My oldest is now 14 and he’s never asked me if Santa was real.  I guess that’s because he sees the spirit alive in me.

However, on par with the course of adolescent development, he resists the timeless rituals that have been a part of our holiday season, particularly the nightly reading of our December Treasury book.

But hearing him read the words,”Quaint arabesques in argent, flat and cold,” recited from December 4th’s poem, Frost Work, reveals the deep meaning the traditions hold in him.

In an revelatory moment, his younger brother turns to him on the couch and asks,

Do you believe in Santa?

There is a collective breath-holding before he responds in typical teen fashion,

Sure.

“Sure means ‘No,” my 9 year old proclaims, testing his brother’s metal.

All eyes turn to my oldest to see how he’ll navigate this sudden test of faith.  t first he falters with a luke-warm response and a half-hearted laugh,

Well, kind of…

And I gasp. I want to alert him to the fragile significance of this moment, but just in case, I resort to this:

You remember what happened to Alonzo’s big brother in the Little House in the Prairie, don’t you:  He told his little brother that there wasn’t a Santa–and he didn’t get ANY presents that year because he didn’t believe.

My teen turns from me to his younger brother and back again, measuring his independence from belonging; Then shakes his head and says in earnest,

Of course, I believe.

There is a collective exhale as we turn back to the night’s Christmas reading with greater meaning.

I never feel the necessity of telling my children “the truth” about whether or not Santa is “real.”  For me Santa transcends the stories that surround him throughout time and culture.

As my children grow older, I begin, like my mother did, to talk about the enduring qualities of Christmas.

And when all else fails, I turn to the classic, Yes, Virginia There is  a Santa Claus whose text I can not read without tears~

Virginia, your little friends are wrong.  They have been affected by the skepticism of a skeptical age.  They do not believe except what they see…

YES, VIRGINIA, there is a Santa Claus.  He exists as certainly as love and generosity and devotion exist, and you know that they abound and give your life its highest beauty…

The most real things in the world are those that neither children nor men can see…You tear apart a baby’s rattle and see what makes the noise inside, but there is a veil covering the unseen world which not the strongest men, nor the strength of all the strongest men that ever lived, could tear apart.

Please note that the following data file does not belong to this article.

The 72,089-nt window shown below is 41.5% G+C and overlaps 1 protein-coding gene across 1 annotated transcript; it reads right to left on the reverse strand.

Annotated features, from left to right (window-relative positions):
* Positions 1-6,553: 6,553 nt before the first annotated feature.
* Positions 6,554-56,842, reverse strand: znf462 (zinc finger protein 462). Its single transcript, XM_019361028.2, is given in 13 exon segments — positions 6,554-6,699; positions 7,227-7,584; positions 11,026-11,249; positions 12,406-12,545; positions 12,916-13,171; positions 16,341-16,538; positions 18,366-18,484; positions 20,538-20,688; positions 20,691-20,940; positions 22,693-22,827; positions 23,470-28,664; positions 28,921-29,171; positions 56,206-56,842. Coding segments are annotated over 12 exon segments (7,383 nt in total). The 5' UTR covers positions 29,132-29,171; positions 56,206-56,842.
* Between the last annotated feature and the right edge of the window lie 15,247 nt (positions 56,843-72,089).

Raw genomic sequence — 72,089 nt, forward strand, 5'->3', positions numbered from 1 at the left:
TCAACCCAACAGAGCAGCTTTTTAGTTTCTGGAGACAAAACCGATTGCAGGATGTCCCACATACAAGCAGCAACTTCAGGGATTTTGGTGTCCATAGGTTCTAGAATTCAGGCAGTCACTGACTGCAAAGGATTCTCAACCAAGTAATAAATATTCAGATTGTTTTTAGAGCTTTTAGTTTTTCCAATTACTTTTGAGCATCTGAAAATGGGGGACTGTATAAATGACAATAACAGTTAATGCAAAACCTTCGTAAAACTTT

Only faith, fancy, poetry, love, romance can push aside that curtain and view… the supernal beauty and glory beyond.

Is it all real?  Ah…in this world there is nothing else real and abiding…

NO SANTA CLAUS!  Thank God he lives, and lives forever. A thousand years from now…nay ten times ten thousand years… he will continue to make glad the heart of childhood.

…And the heart of grownups like us who still believe!

(2009)

Posted in Insight, Teens

Existential Mothering

If a mother gets her hair cut & colored, and no one notices, does she exist?

Kelly Salasin

Yesterday I arrived home with my annual birthday cut & color and no one said a word.  Over dinner, I complained that I didn’t exist.

I noticed,” said my youngest son, “I just thought…” and he made a disgusting face.  His idea of a mother is a stationary object that remains the same.

I like it.  I noticed it right away,” said my husband. “I just didn’t think it was a good time to say anything.

I had berated him when he arrived home from work– an hour late– without our youngest who he had forgotten to pick up from school.

I can’t tell the difference,” my oldest said, and then quickly modified his response when I dramatically explained that my hair had been shoulder length that morning and was now close to my chin!

Well, you just look really good tonight,” he said, “but until you told me, I didn’t know what it was.”

He then added that if I wanted him to “notice” my hair, that I should go to a chop shop, like Super Cuts, where there would be no mistake that my “look” had been altered.

I left the dinner table to  marvel at my new haircut in the bathroom mirror– by myself.

Posted in Takes a Village

The Poetic Soul of the Tween

dedicated to Ann Gengarelly, Poetry Teacher Extraordinaire

Having two children, five years apart, enables me to witness the wheel of time in motion.  From my 7 year old’s absolute exuberance for life with, “Hey Mom, there’s MY POETRY teacher!” to my 12 year old’s developmentally aligned after-school moans when poetry day comes around again, “I haaaate poetry!”

But this Saturday I find my pre-teen running to the office for scrap paper to write down a haiku that has popped into his mind-

bottom of the ninth
a high fly ball to left field
the players walk off

Feeling uncertain about whether he’s gotten the syllables right, he digs up the book he received for Christmas entitled, “Baseball Haiku,” only to discover that the authors have used all different forms. Frustrated by this freedoom of expression, he turns to “The Mother Dictionary” (so proclaimed by his sixth grade teacher) and settles for its authoritative definition before scribbling another:

a high fly to left
left fielder shields his eyes
the ball disappears

This sudden poetic urge has interrupted his preparations for a friend’s birthday party so my husband suggests “poetry” as a gift.  Skepticism moves in like clouds across my son’s face and then is transformed into lighted purpose as he dashes off for more paper.

Harry Potter haiku is born along with other reflections of shared moments between friends like, “Walking into walls.”  He laughs at this syllabic inside joke, pleased that we don’t understand its meaning.

This is all hush, hush, of course.  If he knew that I was celebrating his poetic spirit, he would immediately extinguish it.  And yet, I would be remiss if I didn’t (covertly) let his poetry teacher know that her work lives on– even in dubious, scoffing pre-adolescent minds.


Kelly Salasin, 2008

To read more about the extraordinary work of Poetry Teacher, Ann Gengarelly, click here.